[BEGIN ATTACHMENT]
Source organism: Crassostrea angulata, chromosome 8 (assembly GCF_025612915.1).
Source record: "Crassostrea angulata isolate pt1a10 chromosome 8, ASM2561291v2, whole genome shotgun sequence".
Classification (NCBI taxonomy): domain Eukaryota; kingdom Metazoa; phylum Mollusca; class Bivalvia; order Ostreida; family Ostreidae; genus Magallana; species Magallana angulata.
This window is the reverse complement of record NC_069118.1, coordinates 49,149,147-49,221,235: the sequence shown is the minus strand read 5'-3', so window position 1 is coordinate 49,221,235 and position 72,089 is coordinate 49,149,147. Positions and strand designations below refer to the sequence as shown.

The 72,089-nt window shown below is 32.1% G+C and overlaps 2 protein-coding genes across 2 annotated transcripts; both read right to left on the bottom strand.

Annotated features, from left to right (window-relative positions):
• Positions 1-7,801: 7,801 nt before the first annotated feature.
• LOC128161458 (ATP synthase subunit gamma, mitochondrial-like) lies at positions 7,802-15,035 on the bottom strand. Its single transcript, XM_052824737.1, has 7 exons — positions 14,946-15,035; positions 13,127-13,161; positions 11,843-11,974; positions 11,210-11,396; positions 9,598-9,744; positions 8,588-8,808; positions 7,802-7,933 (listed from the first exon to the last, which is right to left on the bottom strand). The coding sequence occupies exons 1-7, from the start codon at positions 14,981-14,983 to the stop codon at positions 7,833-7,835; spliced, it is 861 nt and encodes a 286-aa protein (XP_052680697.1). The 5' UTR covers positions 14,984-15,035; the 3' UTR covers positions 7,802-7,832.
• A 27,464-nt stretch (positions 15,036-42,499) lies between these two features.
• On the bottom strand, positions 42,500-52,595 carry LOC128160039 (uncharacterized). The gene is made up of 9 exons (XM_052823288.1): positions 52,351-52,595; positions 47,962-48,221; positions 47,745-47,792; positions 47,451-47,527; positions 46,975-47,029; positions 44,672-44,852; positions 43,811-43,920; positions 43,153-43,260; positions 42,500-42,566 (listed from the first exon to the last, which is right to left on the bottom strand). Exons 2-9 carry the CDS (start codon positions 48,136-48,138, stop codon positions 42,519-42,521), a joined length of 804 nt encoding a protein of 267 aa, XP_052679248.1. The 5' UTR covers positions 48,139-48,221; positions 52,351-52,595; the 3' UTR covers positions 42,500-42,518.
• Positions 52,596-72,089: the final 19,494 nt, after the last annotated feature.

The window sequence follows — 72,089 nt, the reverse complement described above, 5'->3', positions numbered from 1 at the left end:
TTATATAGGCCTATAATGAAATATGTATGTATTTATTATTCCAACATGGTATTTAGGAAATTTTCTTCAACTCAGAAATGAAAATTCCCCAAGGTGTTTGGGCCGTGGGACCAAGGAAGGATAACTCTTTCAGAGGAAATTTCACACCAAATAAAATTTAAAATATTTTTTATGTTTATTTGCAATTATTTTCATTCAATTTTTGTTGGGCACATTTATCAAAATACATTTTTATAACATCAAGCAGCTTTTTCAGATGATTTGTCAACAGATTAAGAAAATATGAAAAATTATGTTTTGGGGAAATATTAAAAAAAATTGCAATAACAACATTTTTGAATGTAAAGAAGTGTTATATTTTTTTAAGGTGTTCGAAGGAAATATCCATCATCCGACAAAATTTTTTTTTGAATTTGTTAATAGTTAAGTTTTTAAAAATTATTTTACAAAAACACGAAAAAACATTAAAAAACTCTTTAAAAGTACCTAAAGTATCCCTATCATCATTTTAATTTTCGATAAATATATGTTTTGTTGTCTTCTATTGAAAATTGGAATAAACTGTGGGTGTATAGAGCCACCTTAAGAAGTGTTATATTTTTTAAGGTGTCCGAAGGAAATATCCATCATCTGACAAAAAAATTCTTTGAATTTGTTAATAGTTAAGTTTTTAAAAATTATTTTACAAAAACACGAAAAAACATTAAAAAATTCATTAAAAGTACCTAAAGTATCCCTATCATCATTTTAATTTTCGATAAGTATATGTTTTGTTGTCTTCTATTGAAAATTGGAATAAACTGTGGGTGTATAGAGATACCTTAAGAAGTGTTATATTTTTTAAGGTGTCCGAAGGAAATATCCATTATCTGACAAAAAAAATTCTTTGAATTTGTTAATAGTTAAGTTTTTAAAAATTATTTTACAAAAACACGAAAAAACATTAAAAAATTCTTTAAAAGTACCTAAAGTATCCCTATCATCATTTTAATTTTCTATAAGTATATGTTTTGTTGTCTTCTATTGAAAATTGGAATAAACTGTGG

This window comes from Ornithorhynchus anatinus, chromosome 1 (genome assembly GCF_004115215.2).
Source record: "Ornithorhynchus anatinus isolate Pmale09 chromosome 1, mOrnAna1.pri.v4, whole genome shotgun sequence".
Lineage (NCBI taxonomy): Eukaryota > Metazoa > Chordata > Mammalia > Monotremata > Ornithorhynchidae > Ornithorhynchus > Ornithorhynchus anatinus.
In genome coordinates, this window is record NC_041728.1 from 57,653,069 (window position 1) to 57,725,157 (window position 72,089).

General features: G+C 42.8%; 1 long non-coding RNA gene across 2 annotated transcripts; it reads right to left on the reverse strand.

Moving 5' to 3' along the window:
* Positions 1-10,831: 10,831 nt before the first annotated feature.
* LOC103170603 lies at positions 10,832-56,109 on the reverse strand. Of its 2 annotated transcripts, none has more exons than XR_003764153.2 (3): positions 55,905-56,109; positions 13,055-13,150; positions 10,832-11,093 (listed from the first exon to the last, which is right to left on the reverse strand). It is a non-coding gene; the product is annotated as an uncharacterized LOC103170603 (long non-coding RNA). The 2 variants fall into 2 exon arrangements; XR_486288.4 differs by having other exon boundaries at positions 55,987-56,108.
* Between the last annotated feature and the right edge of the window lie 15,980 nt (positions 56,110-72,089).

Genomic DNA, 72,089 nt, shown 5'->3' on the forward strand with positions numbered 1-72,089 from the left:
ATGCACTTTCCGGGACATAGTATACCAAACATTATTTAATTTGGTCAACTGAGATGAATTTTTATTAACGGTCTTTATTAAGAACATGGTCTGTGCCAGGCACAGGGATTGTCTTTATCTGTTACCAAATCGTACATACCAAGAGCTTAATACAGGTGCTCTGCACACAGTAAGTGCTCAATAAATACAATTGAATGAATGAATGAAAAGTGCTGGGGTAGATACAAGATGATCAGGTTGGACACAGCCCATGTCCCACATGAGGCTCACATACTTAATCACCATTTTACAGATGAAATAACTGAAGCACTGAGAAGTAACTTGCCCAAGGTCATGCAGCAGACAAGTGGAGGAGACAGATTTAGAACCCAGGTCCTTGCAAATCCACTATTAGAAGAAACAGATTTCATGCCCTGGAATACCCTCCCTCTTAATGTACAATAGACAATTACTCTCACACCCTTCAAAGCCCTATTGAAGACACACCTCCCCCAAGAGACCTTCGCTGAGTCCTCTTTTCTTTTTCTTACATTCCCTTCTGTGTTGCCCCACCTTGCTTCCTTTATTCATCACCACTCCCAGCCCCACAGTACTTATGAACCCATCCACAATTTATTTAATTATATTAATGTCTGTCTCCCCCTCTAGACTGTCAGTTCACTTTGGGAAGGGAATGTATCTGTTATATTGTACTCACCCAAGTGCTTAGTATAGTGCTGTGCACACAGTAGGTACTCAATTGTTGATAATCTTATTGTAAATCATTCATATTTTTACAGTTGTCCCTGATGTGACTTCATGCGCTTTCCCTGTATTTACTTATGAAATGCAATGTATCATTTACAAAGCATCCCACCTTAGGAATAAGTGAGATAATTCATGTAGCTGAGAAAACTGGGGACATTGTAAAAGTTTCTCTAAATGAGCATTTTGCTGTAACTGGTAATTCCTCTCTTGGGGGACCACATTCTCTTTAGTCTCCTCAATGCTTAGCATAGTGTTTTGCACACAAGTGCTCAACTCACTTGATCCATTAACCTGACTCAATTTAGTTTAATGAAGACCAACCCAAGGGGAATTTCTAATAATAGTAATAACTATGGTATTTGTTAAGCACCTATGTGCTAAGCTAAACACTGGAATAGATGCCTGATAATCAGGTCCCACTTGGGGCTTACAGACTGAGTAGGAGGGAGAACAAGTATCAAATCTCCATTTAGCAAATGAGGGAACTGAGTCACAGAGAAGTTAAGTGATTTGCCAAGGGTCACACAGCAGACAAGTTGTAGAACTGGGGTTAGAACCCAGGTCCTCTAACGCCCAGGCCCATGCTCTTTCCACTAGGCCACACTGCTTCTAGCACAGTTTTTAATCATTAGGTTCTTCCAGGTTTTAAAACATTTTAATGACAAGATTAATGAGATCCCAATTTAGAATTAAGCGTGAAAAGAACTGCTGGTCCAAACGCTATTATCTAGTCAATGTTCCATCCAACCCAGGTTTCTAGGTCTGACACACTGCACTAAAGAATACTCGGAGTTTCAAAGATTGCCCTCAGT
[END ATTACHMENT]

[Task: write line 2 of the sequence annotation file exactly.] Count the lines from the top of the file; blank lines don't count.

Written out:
Source record: "Crassostrea angulata isolate pt1a10 chromosome 8, ASM2561291v2, whole genome shotgun sequence".